|Hruska, Tracy - University Of California|
|Sierra-corona, R - Universidad Nacional Autonoma De Mexico|
|Solis-gracia, V - Universidad Nacional Autonoma De Mexico|
Submitted to: Plant Ecology
Publication Type: Peer Reviewed Journal
Publication Acceptance Date: 12/15/2016
Publication Date: 1/5/2017
Citation: Hruska, T., Toledo, D.N., Sierra-Corona, R., Solis-Gracia, V. 2017. Social-ecological dynamics of change and restoration attempts in the Chihuahuan Desert grasslands of Janos Biosphere Reserve, Mexico. Plant Ecology. 218:67-80.
Interpretive Summary: Landscape scale social and ecological changes have contributed to the deterioration of ecosystems within the Janos Biosphere Reserve in Northern Chihuahua, Mexico. We used a combination of social methods including participant interviews, personal observation, literature review, and expert opinion to determine social and ecological factors having the most effect over this system at different spatial and temporal scales and suggest potential changes to this system that would promote positive social and environmental changes.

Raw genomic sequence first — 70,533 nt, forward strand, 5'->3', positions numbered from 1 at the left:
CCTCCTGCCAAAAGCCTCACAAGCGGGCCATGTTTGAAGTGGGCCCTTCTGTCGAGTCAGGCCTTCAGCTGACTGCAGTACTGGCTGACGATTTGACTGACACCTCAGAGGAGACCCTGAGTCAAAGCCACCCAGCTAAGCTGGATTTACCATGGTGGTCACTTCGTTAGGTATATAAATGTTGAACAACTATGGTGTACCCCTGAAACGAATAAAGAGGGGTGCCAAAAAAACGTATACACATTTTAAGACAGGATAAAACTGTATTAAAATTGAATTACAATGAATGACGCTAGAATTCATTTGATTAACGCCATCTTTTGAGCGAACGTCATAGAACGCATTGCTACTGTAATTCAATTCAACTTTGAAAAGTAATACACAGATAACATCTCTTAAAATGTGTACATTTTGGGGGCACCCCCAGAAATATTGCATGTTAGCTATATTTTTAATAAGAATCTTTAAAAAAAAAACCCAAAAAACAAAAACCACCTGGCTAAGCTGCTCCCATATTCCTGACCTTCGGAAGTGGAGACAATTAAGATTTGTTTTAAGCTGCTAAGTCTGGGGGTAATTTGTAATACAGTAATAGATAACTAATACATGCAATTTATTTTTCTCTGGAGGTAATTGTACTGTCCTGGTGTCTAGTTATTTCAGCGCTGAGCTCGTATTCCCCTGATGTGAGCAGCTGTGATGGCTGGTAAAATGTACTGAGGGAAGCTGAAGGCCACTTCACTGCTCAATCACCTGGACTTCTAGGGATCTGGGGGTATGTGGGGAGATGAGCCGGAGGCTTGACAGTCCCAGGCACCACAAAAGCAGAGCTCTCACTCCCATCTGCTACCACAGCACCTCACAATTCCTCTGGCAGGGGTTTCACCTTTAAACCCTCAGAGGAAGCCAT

Technical Abstract: Shrub encroachment and grassland loss are widespread throughout the US-Mexico borderlands with negative consequences for production of livestock and ecosystem services. In this paper we detail the complex social and ecological phenomena associated with this pattern of degradation in a large area in northern Chihuahua in order to reveal subtle barriers to restoration and paths to overcome them. We use information gathered through participant interviews and archival data to analyze factors contributing to negative changes that are contributing to land use changes that have affected the resilience and vulnerability of this socio-ecological system. Recent degradation of Chihuahuan Desert grasslands is likely related to patterns of heavy grazing, but land and livestock management has been shaped by interactions of diverse political, economic, and social factors. Land conversion was halted by the formation of the Janos Biosphere Reserve, but restoring sensitive grasslands means working within established social patterns and financial constraints. A long-term strategy for restoration is operating, with a heavy reliance on outreach, education, and cooperation with local landowners.